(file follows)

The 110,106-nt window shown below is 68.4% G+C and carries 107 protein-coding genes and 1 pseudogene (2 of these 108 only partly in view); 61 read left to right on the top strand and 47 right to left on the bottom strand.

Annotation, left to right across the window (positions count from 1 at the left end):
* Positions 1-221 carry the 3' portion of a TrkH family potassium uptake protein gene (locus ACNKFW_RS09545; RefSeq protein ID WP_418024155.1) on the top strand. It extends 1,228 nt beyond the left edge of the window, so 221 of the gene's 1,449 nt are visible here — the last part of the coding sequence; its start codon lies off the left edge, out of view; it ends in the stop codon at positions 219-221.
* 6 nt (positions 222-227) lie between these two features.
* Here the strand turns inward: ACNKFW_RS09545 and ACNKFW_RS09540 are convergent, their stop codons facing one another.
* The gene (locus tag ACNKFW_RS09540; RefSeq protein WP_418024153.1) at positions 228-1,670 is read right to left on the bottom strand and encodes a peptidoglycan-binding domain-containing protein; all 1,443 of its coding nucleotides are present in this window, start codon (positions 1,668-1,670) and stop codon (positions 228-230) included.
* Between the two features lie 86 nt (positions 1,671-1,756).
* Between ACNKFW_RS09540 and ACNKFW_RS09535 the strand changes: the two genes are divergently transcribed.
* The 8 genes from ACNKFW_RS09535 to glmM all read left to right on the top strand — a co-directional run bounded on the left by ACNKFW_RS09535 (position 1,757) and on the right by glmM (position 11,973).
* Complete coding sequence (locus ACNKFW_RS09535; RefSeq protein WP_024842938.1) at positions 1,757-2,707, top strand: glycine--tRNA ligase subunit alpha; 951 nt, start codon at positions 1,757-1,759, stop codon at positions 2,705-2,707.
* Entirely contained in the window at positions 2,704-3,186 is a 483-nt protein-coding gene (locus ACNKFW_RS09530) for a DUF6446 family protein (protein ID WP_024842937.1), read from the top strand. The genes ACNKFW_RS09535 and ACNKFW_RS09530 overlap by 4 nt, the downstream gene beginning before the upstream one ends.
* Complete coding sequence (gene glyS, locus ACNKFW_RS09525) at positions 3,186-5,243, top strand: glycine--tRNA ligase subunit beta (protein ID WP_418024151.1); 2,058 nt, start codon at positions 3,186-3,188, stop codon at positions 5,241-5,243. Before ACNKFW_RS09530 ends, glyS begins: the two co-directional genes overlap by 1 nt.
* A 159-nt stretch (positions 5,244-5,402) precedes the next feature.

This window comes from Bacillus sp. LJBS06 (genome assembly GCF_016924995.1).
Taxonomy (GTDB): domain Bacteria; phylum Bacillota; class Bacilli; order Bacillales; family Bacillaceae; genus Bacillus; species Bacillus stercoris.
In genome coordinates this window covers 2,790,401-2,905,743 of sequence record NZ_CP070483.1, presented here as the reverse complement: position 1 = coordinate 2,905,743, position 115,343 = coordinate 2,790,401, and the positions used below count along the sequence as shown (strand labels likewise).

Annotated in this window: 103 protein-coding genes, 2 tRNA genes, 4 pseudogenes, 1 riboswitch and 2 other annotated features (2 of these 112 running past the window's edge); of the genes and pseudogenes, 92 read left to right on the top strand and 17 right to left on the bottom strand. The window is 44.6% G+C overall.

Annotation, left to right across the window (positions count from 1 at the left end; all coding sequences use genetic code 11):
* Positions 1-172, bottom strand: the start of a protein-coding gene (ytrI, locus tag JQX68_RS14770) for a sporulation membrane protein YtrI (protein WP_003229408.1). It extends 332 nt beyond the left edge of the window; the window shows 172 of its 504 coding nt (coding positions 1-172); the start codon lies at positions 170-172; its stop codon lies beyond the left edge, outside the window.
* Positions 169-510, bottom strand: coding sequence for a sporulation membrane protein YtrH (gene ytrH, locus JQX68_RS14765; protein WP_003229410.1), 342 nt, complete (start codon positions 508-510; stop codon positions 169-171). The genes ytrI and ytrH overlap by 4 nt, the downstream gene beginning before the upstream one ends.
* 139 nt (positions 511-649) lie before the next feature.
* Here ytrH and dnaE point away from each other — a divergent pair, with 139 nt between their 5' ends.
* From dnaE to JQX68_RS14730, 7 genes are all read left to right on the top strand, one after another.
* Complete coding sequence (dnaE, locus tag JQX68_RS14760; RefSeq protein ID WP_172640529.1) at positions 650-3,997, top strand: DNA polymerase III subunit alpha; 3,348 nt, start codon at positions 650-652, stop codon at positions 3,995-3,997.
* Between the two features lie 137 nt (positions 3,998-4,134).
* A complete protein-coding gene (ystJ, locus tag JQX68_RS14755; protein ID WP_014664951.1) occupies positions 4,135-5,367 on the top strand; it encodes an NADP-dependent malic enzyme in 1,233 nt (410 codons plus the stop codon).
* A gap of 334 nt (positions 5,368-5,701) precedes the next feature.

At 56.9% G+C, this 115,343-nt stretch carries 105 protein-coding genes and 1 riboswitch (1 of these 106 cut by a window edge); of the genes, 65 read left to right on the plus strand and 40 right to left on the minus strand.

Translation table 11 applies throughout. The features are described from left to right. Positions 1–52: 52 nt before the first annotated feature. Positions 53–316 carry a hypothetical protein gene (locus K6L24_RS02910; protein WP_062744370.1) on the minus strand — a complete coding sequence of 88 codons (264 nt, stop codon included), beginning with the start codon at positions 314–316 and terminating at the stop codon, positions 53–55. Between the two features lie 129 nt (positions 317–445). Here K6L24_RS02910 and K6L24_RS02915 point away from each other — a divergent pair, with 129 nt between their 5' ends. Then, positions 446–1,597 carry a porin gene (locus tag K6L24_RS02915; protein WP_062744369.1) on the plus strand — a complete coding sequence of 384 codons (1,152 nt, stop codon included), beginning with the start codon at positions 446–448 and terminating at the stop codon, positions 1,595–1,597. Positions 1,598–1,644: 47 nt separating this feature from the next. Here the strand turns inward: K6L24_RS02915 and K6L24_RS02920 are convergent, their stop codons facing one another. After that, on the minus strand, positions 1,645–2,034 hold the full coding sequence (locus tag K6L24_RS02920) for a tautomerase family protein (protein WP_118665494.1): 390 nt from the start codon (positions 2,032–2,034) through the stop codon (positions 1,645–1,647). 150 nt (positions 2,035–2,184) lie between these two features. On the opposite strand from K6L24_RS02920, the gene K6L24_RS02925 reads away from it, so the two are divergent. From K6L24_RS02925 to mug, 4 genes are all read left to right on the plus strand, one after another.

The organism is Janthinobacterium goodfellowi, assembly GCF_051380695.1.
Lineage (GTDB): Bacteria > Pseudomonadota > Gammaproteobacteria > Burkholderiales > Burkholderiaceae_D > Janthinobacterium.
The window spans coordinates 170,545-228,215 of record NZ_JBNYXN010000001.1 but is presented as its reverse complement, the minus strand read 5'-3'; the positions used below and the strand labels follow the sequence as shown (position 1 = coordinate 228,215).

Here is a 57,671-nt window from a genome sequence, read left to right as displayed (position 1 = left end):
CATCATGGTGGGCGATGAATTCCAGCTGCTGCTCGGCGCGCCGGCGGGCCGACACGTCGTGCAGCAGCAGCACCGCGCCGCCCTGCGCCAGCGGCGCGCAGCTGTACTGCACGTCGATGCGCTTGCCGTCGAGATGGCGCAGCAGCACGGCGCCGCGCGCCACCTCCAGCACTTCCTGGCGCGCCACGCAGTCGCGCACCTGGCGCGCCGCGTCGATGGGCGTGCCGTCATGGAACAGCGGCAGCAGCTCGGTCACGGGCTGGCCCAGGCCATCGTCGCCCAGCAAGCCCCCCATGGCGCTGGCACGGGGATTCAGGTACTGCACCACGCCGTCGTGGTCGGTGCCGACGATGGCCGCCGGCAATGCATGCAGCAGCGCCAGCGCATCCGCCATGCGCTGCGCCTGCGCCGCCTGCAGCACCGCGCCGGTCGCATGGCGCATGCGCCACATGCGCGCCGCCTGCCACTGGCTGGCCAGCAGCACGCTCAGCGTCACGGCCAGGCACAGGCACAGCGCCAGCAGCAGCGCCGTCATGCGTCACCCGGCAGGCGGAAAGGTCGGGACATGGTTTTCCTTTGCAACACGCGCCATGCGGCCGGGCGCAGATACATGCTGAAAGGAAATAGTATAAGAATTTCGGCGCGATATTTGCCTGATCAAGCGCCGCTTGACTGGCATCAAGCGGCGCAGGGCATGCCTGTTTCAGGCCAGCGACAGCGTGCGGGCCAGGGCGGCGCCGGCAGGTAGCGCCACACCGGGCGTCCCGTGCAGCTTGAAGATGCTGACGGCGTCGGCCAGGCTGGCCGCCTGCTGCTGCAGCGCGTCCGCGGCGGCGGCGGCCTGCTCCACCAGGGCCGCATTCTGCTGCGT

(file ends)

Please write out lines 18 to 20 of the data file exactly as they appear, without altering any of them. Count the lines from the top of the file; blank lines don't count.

Annotation, left to right across the window (positions count from 1 at the left end; all coding sequences use genetic code 11):
* Positions 1-172, bottom strand: the start of a protein-coding gene (ytrI, locus tag JQX68_RS14770) for a sporulation membrane protein YtrI (protein WP_003229408.1). It extends 332 nt beyond the left edge of the window; the window shows 172 of its 504 coding nt (coding positions 1-172); the start codon lies at positions 170-172; its stop codon lies beyond the left edge, outside the window.
* Positions 169-510, bottom strand: coding sequence for a sporulation membrane protein YtrH (gene ytrH, locus JQX68_RS14765; protein WP_003229410.1), 342 nt, complete (start codon positions 508-510; stop codon positions 169-171). The genes ytrI and ytrH overlap by 4 nt, the downstream gene beginning before the upstream one ends.